Objections must be submitted to Reviewing Officer Reta Laford. Electronic objections should be submitted to: = 42759 . Objections may alternatively be submitted by FAX (360-956-2330) and by mail or in person (1835 Black Lake Blvd. SW, Olympia, WA 98512) during business hours (M-F 8:00am to 4:30pm). In all cases, the subject line should state "OBJECTION Pacific Northwest Electronic Warfare Range".


Objections must include the following minimum items as specified in 36 CFR 218.8(d):

1) Your name, address, and telephone.

2) Your signature or other verification of authorship.

3) Identification of a single lead objector when applicable.

4) The project name (Pacific Northwest Electronic Warfare Range), the Responsible Official's name (Dean Millett) and title (District Ranger), and name of affected National Forest (Olympic National Forest) and/or Ranger District (Pacific Ranger District).

5) Reasons for, and suggested remedies to resolve, your objections.

6) Description of the connection between your objections and your prior comments. Incorporation of documents by reference may occur only as provided for at 36 CFR 218.8(b).


For additional information about this proposed decision or the Forest Service objection process, contact Olympic National Forest Environmental Coordinator Greg Wahl (Phone: 360-956-2375. Email: Address: 1835 Black Lake Blvd. SW, Olympia, WA 98512.)




District Ranger









Navy’s Plan to Increase ‘Growler’ Operations

Draws Criticism, Promise of Legal Challenge


The Navy’s recently announced plans to increase ‘Growler’ jet training over Whidbey Island has drawn fire from one citizen organization, led to the formation of another, and prompted the Town of Coupeville to hire their own noise experts to scrutinize the Navy’s plan.


The Navy plans were outlined in a required Draft Environmental Impact Statement (DEIS) that is supposed to have studied the potential impacts of its planned expansion and identified alternatives for public consideration and comment. The Navy did not begin its self-conducted environmental study until after Growler operations began.


“The Navy’s actions violate our democratic principles and harm the very people the Navy is sworn to protect,” said Ken Pickard, President of Citizens of Ebey’s Reserve. COER has been at the forefront of efforts to halt Navy Growler operations that have become a source of complaints from communities throughout the Puget Sound. Growler noise impacts in Central Whidbey have already created what one health expert labeled a “public health emergency.”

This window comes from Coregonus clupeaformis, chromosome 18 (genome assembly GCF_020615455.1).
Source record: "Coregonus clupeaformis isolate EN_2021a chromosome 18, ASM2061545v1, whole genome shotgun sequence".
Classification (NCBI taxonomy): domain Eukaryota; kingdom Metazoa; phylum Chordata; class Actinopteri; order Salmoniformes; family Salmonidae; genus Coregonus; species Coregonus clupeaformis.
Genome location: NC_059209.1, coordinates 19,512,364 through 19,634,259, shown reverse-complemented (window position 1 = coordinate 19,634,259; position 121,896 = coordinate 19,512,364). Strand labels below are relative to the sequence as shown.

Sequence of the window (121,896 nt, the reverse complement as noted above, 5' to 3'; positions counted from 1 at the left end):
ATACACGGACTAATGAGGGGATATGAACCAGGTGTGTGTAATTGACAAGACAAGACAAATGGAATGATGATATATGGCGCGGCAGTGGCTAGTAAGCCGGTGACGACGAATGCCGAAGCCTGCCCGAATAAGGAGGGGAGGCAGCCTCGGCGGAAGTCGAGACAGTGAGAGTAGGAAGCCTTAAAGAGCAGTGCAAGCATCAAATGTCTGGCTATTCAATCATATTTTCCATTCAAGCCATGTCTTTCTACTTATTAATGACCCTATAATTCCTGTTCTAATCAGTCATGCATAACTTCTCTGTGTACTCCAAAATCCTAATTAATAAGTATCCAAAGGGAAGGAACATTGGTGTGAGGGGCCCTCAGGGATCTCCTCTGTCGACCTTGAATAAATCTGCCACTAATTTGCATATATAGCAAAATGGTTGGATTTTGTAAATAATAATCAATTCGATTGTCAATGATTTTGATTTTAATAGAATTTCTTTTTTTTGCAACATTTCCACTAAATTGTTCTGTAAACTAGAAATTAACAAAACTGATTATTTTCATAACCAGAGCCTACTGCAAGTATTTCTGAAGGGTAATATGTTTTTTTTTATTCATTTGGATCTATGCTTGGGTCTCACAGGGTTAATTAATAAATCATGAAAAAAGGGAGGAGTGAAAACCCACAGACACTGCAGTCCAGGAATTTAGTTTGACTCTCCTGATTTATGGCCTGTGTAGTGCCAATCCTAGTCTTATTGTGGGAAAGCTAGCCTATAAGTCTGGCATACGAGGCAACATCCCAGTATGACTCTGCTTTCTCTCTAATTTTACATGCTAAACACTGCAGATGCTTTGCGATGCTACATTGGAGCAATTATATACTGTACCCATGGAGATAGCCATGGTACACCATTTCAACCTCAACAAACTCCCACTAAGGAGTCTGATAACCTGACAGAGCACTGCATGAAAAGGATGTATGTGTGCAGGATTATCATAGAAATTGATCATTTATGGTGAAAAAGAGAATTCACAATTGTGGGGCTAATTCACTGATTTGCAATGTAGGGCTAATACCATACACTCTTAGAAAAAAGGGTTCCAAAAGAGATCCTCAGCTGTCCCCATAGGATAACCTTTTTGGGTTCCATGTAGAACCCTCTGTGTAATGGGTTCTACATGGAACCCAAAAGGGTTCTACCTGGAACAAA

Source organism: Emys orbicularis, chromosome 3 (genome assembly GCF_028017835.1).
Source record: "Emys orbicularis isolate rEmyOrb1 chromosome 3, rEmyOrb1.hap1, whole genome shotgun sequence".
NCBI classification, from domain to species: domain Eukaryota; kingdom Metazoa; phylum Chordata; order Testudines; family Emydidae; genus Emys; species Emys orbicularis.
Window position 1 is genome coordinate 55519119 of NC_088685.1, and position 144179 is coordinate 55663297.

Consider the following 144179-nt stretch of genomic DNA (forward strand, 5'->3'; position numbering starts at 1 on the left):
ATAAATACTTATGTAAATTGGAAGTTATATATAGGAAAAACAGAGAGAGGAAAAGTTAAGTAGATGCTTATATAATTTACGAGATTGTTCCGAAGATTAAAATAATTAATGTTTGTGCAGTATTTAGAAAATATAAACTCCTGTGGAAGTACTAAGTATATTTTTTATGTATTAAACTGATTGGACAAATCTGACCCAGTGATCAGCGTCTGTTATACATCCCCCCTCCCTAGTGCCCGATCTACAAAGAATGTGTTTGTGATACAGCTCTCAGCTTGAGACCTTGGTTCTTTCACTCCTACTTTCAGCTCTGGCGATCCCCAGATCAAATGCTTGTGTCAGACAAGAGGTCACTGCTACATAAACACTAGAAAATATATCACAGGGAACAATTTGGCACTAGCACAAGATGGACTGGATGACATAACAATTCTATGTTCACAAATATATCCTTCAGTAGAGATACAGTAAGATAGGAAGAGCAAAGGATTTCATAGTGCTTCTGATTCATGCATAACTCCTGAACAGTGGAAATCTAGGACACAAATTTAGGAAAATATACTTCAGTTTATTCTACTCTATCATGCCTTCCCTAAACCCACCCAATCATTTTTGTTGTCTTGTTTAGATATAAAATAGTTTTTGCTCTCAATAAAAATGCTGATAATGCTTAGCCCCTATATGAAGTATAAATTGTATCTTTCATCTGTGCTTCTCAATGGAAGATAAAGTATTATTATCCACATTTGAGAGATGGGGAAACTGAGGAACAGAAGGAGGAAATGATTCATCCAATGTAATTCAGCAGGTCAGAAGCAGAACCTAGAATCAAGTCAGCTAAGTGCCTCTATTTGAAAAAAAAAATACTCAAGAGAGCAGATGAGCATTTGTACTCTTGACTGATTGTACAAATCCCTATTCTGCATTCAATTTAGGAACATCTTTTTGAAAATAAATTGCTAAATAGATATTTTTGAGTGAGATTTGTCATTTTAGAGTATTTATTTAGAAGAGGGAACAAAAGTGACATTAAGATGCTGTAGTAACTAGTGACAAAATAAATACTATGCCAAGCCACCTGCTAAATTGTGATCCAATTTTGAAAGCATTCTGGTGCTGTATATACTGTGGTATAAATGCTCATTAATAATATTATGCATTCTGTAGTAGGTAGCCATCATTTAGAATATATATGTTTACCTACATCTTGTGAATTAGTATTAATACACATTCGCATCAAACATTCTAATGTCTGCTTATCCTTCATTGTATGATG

The Navy’s “Preferred” alternative for expanding Growler Operations would:


• Increase low-level training operations at its Outlying Field (OLF) near Coupeville from 6,250 operations a year to 35,100 - almost a 600% increase.


• Increase noise footprints and expose up to 3,446 children to greater than 65 dB DNL– which research shows to cause decreases in learning, reading, comprehension, cognitive abilities with a host of other adverse health and behavioral impacts. The noise can interrupt classroom learning up to 45 times per hour. (Navy DEIS.)


• Increase Growler operations from North Whidbey Island and noise impacts over Port Townsend, Anacortes and San Juan Islands – including Lopez Island where more than 5000 complaints were registered on a Growler noise ‘hot-line.’


• Increase impacts on Deception Pass State Park, where Growler noise drives away visitors at a loss of $1000 a day in park fees alone. (Seattle Times)


All of the Navy’s ‘alternative’ scenarios will increase noise, health harms and other adverse impacts. The Navy’s “no action alternative” would continue Growler operations that currently expose people in homes, schools, parks and businesses to noise that exceeds community standards set by the State of Washington, the EPA, the Occupational and Health Administration (OSHA), and the World Health Organization.


“Asking citizens to choose from the Navy’s list of alternatives is like asking us which club we want to be beaten with,” said COER member Bob Wilbur. “The Navy's desired number of flyovers will force homeowners to sell their unlivable properties at huge losses.”


According to COER, the Navy’s Environmental Study is flawed by design, in part, because the Navy did not take a single real-time measurement of noise experienced by communities. Instead, the Navy used unreliable computer modeling that averaged periods of noisy over-flights with days of silence when jets did not fly.  National noise experts say this is an invalid misuse of the noise metric.


The National Park Service recently completed a sound study of Growler noise impacts over Ebey's Landing Historic Reserve and concluded that Growler noise is a problem requiring serious attention.

Because of Navy Growlers, the once peaceful Reserve is now the loudest National Park in the Nation.


The Navy will issue a final Environmental Impact Statement and decision after it ‘considers’ public comments on the Draft EIS. The National Environmental Policy Act only requires the Navy to seriously study potential harms and alternatives. However, the Navy can still choose the most harmful action alternative.


COER is urging the public to reject all of the Navy’s proposals and has vowed to continue its political and legal efforts to oppose Growler operations over populated and environmentally sensitive areas.,

P.O. Box 202, Coupeville, WA 98239







Monday, December 5

3 PM - 6 PM

Fort Worden State Park

Conference Center USO Hall

200 Battery Way

Port Townsend, WA


Tuesday, December 6

4 PM - 7 PM

Oak Harbor Elks Lodge

Grande Hall

155 NE Ernst Street

Oak Harbor, WA


Wednesday, December 7

3 PM - 6 PM

Lopez Center for Community

and the Arts

204 Village Road

Lopez Island, WA


Thursday, December 8

3 PM - 6 PM

Seafarers' Memorial Park Building

601 Seafarers' Way

Anacortes, WA


Friday, December 9

Coupeville High School Commons

4 PM - 7 PM

501 South Main Street

Coupeville, WA